There has been a world-wide increase in the prevalence of women working during pregnancy. In 1995 in the UK, 66% of women of working age were in employment. This figure had risen to 69% by 200026 and continued to rise. In 2004, seasonally adjusted figures for the spring quarter showed that 45% of the employed population were women.
The majority of these (77%) were of child-bearing age (18–49 years old). Over half of women who are pregnant in the UK are in paid employment during their pregnancy and 37% were still working within six weeks of delivery.
Every year around 350,000 women continue to work during their pregnancy and, of these, 69% return to work soon after giving birth.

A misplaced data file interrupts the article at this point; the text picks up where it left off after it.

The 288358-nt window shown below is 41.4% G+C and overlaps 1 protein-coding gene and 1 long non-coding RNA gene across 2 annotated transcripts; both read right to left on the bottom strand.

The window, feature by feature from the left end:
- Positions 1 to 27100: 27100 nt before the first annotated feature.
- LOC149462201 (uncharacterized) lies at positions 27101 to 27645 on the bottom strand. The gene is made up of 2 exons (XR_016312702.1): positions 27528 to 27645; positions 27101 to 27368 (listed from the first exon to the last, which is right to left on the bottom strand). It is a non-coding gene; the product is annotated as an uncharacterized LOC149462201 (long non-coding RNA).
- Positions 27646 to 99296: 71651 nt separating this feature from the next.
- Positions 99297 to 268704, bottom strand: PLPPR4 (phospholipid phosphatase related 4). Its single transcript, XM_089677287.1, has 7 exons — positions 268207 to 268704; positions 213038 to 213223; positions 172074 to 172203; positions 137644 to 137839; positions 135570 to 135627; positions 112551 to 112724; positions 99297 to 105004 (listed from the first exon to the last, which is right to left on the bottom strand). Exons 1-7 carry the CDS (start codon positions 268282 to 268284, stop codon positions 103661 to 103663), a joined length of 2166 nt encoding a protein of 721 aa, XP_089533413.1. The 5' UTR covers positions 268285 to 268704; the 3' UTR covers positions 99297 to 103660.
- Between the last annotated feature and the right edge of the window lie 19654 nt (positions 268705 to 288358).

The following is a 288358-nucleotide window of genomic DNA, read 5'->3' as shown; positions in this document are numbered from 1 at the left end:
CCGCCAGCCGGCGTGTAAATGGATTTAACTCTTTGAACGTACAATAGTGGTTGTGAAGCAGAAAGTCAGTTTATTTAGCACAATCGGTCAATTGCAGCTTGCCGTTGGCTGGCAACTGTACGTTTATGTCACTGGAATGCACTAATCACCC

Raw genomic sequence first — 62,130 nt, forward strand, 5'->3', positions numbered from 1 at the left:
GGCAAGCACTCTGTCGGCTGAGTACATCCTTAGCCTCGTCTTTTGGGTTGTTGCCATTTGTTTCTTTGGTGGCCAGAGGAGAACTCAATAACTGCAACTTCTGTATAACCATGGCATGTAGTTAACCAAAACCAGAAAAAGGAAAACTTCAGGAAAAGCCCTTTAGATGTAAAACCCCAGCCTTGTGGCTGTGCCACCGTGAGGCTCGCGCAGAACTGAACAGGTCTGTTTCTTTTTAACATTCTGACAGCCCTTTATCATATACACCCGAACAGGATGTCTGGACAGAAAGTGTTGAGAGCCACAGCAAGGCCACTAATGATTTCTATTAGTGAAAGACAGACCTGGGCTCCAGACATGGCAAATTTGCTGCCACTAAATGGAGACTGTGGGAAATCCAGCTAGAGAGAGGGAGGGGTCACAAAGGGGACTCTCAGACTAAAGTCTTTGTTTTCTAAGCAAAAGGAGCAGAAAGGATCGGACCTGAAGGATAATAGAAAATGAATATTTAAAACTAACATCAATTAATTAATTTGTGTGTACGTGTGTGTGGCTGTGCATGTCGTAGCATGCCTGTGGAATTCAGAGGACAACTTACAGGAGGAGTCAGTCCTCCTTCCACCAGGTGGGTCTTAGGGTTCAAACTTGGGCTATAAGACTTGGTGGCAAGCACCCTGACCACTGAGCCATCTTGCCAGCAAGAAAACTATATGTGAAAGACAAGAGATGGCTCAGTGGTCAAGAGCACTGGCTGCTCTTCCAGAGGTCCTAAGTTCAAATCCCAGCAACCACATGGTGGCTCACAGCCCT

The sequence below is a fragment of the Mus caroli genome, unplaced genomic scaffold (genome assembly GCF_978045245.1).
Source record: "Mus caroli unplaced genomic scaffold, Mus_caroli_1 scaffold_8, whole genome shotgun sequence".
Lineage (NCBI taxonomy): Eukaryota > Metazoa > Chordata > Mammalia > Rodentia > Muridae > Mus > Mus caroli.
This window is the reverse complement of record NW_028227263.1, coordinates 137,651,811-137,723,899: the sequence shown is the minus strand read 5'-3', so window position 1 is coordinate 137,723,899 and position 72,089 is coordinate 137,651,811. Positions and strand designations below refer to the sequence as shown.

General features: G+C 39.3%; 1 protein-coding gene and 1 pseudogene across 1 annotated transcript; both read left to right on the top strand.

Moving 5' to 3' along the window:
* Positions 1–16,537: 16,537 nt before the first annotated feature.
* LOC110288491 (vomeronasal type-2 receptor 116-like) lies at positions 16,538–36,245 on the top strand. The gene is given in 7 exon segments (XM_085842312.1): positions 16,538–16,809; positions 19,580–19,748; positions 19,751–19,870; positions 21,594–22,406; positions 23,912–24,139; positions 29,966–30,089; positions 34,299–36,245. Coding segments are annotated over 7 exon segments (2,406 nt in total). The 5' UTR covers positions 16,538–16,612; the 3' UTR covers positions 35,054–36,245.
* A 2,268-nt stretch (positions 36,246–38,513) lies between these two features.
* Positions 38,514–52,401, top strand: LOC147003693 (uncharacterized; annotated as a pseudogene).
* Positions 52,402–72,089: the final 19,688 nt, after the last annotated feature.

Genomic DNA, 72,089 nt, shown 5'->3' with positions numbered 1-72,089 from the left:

The majority of women remain well throughout their pregnancy. Pregnancy should not be regarded either as an illness or, generally, as a contraindication to work. Indeed there is some evidence of a beneficial effect of work on pregnancy. It has been suggested that the ‘reproductive experience’ of women who work is better than those who do not.58 Some studies show that women who are employed have a lower risk of preterm delivery than those who are not. However, a pregnant woman may be exposed, while at work, to particular hazards that might potentially cause adverse outcomes for mother or fetus. Therefore, where possible, steps should be taken to minimise exposure where there is sufficient evidence that the risk of maternal or fetal harm outweighs any benefit to health. A few workplace exposures (eg lead and ionising radiation)1,2 are well established as being harmful during pregnancy and the need to limit exposure is explicit in statutory instruments in the UK. However for many other common workplace exposures, including some physical hazards, the evidence to inform a balanced assessment of risk is not available, or is uncertain.